Wednesday, Nov. 6, 2019
The Institute for Contemporary Art at Virginia Commonwealth University will open its annual Provocations series with an overnight ceremony in which participants can sonically “bathe” in the sounds of a healing gong.
“Provocations: Guadalupe Maravilla” kicks off Saturday, Nov. 9, with a reception at 6 p.m. A tea ceremony at 8 p.m. precedes the overnight performance, which runs from 10 p.m. through 6 a.m., Nov. 10, and includes the activation of ceremonial gongs throughout the True Farr Luck Gallery.
During the sound-bath ceremony, four totemic sculptures will be activated through performance, rituals and workshops that use sound, movement and human-to-human connection as a vehicle for healing and exchange. Activations also will take place in the spring.
The exhibition chronicles the experiences of Maravilla, an assistant professor in the VCU Department of Sculpture and Extended Media in the School of the Arts, who, at age 8, immigrated alone to the United States from El Salvador to escape the Salvadoran civil war.
Combining drawing, sculpture and performance, the artist draws on his own experiences with illness, migration and the anxieties experienced by undocumented people. To honor his undocumented father, the artist, formerly known as Irvin Morázan, adopted his father’s pseudonym — Maravilla, or “wonder” and “marvel” in Spanish — as his surname. He combined it with Guadalupe, the Spanish name for the Aztec earth mother deity.
Maravilla seeks to transform the gallery into a space for healing traumas related to migration, displacement and inhumane detainment. Banners embroidered with disembodied limbs and clenched fists along with images of flowers, dripping blocks of ice and skulls run throughout the installation. For Maravilla, these fictive icons become emblems for ongoing resistance against persecution and trauma.
Suspended above is a serpentine sculpture made of wood and agave, a plant known for its healing properties.
Maravilla also has created a wall mural that draws on two key sources. A line-drawing game played by Salvadoran children, Tripa Chuca (Dirty Guts), combines play, logic and strategy, while the 16th-century Codex Azcatitlan narrative drawings tell the story of the occupation, migration and displacement of indigenous Aztec people during the Spanish colonial period.
“Provocations: Guadalupe Maravilla” runs through July 1.
About the Institute for Contemporary Art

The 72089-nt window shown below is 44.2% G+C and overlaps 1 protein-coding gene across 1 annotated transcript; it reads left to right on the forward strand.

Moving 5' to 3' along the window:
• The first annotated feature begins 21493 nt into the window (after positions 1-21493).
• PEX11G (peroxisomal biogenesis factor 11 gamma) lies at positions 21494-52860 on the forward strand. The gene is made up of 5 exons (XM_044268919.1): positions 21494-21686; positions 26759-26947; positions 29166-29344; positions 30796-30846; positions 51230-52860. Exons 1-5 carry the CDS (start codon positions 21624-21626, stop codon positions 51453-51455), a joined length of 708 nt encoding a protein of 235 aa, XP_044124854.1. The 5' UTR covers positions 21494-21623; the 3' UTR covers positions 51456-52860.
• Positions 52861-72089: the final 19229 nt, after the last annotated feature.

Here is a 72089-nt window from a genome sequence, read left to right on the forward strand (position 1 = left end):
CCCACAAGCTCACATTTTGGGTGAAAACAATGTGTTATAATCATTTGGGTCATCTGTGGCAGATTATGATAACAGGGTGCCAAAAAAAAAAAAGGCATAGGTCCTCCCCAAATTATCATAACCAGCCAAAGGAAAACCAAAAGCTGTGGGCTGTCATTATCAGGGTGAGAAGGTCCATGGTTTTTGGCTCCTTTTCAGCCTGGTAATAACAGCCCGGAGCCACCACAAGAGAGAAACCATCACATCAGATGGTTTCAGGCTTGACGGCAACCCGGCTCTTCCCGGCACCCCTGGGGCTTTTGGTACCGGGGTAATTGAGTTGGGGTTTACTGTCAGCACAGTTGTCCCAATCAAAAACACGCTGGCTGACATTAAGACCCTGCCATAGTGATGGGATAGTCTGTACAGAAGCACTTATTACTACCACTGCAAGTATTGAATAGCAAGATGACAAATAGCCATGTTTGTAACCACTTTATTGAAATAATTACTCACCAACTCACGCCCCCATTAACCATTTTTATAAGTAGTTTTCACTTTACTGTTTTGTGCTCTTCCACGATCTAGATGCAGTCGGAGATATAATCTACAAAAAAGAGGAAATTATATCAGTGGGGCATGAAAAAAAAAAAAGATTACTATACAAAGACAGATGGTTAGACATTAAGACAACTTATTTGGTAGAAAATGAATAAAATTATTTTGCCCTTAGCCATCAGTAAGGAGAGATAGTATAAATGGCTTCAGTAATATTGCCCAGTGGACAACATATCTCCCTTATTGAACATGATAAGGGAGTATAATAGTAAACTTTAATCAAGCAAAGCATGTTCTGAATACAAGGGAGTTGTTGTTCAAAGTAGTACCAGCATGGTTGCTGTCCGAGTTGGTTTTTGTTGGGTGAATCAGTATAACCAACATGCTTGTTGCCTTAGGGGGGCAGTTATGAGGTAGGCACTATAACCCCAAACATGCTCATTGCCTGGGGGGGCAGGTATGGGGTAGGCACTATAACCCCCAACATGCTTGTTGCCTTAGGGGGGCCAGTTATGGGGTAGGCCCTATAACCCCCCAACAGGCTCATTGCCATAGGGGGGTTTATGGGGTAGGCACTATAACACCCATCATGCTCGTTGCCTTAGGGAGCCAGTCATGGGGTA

The Institute for Contemporary Art at Virginia Commonwealth University is a noncollecting institution that showcases a fresh slate of changing exhibitions and programs. The ICA is a place to explore new ideas, providing an open forum for dialogue and collaboration across the region and the world. Mirroring the increasing emphasis on cross-disciplinary studies across VCU, the ICA has created a new environment for artists and scholars from around the world to test ideas. As a university-wide resource, the ICA links campus, community, and contemporary artists by supporting local creative communities, engaging an international network of contemporary artists and organizations, and encouraging collaborations with VCU departments, faculty, students and the Richmond community. The ICA is a responsive institution that offers a broad range of artistic perspectives with the goal of questioning assumptions and encouraging critical discourse. For more information on the ICA, please visit icavcu.org.
About VCU and VCU Health
Virginia Commonwealth University is a major, urban public research university with national and international rankings in sponsored research. Located in downtown Richmond, VCU enrolls more than 30,000 students in 233 degree and certificate programs in the arts, sciences and humanities. Twenty-two of the programs are unique in Virginia, many of them crossing the disciplines of VCU’s 11 schools and three colleges. The VCU Health brand represents the VCU health sciences academic programs, the VCU Massey Cancer Center and the VCU Health System, which comprises VCU Medical Center (the only academic medical center in the region), Community Memorial Hospital, Children’s Hospital of Richmond at VCU, and MCV Physicians. The clinical enterprise includes a collaboration with Sheltering Arms Institute for physical rehabilitation services. For more, please visit www.vcu.edu and vcuhealth.org.